Their value is as a person with an industry standard compensation. That’s what they are worth. I appreciate that you think they are worth what you think your app is worth or what you are willing to pay to get something done but you can’t think that way when dealing with equity. A job that earns $300k is a person valued at $300k a year.
So, how do you deal with equity if you are only paying them $250k? What if you’re only paying them $100k? Now contrast that against the person who earns, given what they do and their experience, only $150k per year. They are intrinsically worth half as much so under paying them, paying our second hire only $100k when they are worth $150k is proportionally distinct from paying our $300k person only $200k. In both cases, we’re paying 60% of what they are worth but the higher paid individual, the person worth more is sacrificing much more of that value to invest in you.
The POTENTIAL Value of the Company
Having establish who is working with you and their value relative to your stage, the next decision is contingent upon what your company COULD be worth.
That’s a critical path to dealing with equity effectively. It is NOT based on what your company is worth. It’s not based on a perception of future valuation, alone. It is contingent upon being able to liquidate that value and if in the future you can’t exit in some way that they can get cash money for their ownership, their ownership isn’t worth much is it?
Is the company’s equity likely to be worth anything, when, and how much? This requires an exit (or IPO).
If your company won’t likely get acquired, can’t IPO, or you simply never want out, then equity doesn’t really have financial value, it has value in ownership. Be clear, might your company get acquired at any point in the future? Then it has financial value and you can you determine the value of the equity you are granting someone relative to that future value. The distinction is simply that instead of having equity worth something, they are effectively a partner. Begging the questions, do they get a say relative to their ownership?! If the answer is that it’s not likely worth anything and they aren’t considered an owner with an opinion, why would they want equity??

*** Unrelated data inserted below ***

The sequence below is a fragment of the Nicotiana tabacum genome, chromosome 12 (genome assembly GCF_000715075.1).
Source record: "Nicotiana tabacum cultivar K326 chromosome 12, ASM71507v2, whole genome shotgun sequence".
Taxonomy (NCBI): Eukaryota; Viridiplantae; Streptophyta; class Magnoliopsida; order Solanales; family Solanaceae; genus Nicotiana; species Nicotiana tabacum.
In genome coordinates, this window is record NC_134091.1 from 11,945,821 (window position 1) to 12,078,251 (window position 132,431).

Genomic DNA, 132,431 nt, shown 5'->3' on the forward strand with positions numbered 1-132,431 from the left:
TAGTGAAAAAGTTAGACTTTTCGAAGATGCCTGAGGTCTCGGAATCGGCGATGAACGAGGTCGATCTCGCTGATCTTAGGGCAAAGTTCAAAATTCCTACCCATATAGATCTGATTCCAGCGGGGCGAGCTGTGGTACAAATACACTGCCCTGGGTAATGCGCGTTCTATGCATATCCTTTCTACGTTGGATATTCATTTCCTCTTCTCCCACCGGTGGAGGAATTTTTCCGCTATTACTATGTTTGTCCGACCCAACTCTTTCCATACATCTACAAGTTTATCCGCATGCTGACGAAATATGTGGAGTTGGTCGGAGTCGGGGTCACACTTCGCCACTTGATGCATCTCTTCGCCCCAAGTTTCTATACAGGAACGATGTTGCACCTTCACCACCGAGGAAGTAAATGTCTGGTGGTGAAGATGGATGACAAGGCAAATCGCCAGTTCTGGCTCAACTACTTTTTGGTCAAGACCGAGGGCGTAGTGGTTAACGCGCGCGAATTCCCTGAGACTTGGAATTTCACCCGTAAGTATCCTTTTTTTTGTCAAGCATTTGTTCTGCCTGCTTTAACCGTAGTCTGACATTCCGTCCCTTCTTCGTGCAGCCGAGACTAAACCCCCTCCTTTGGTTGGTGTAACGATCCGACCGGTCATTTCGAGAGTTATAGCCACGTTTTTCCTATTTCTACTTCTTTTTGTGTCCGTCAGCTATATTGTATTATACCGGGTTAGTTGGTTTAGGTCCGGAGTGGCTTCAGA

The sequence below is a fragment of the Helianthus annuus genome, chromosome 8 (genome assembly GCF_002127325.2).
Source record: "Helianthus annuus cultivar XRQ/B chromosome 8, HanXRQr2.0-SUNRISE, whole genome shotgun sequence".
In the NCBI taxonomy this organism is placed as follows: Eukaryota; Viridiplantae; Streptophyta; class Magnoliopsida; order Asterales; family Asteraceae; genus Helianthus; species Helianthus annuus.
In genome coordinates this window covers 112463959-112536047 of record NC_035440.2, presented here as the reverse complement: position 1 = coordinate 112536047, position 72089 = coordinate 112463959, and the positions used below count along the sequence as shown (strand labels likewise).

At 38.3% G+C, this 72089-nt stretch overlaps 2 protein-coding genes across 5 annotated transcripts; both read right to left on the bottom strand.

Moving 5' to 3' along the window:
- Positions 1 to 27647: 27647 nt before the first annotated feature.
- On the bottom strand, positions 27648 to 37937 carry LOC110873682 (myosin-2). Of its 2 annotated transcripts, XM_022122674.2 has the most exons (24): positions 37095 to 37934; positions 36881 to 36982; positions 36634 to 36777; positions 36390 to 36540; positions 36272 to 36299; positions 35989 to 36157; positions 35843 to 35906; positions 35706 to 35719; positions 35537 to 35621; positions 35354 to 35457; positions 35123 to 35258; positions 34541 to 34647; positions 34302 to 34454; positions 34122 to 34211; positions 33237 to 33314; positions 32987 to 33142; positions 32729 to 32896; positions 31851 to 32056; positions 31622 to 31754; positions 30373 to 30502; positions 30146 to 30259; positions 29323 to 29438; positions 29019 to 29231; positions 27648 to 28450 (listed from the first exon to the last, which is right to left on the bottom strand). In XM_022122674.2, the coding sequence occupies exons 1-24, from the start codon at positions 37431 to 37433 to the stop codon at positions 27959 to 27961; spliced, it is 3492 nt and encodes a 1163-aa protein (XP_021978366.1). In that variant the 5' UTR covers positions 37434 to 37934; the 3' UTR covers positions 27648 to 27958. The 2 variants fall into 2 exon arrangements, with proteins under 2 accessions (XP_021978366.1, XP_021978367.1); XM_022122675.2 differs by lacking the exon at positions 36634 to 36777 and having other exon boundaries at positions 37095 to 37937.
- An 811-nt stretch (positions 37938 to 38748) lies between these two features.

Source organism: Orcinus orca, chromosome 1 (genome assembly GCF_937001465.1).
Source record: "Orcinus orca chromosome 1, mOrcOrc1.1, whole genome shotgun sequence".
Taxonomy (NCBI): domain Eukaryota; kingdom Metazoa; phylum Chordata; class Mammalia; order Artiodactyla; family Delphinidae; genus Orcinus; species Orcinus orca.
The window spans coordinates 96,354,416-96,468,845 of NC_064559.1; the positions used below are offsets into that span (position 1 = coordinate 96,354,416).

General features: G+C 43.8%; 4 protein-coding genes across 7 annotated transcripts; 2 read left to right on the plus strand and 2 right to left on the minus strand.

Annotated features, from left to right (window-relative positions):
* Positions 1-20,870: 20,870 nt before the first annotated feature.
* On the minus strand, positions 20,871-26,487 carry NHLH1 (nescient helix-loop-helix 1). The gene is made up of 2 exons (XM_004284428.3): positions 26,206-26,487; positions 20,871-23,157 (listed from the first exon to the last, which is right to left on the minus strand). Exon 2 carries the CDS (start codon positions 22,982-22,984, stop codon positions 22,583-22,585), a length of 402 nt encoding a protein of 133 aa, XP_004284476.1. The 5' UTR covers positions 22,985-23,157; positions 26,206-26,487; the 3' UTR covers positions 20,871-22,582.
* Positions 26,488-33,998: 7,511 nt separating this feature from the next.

Balance all of those questions first
Then, negotiate it. Balance it with industry standards. And adjust it with cliffs and vesting (also negotiable and not necessarily required to be the standard usually applied).
All of this is helped for you case by way of first creating as much value as possible. And you can absolutely start creating value without actually starting much of the business.
Start, right now, with 4 simple things:
ONE: Get a notebook. Head to your favorite coffee shop and start ONE of 500, sit down, face-to-face, one-on-one interviews to figure out what not to do and to build a foundation of people to whom to turn with the initial solution. Yes, FIVE HUNDRED. Start spending your days caffeinated — you’re going to need it anyway.
TWO: Start marketing, constantly. Not promotion! We don’t have anything to promote yet. Start Marketing — The work of knowing and developing the market.
This is not the same as step #1, talking to potential customers, nor is it promotion. This is market research, competitive analysis, studying from where you might get funding, learning how such things exit, investigating what works and what doesn’t, etc. We do this to such a great degree as this is how we figure out what to do
insider secret: because customers are usually wrong — you do the interviews to figure out what NOT to do and you do marketing to figure out what TO do
THREE: Establish some market share by building out some industry assets: a Facebook group, a twitter, a mailing list, a newsletter… build some assets that are NOT consistent with your company name. We’re not yet building a brand as we don’t have that yet either — build some potential market share through industry related assets from where you’ll find an audience, fans, and early customers.
FOUR: Build the team — start back at the top of the article. No startup in the history of startups is the success of one person. No investor in the history of investors funds one person.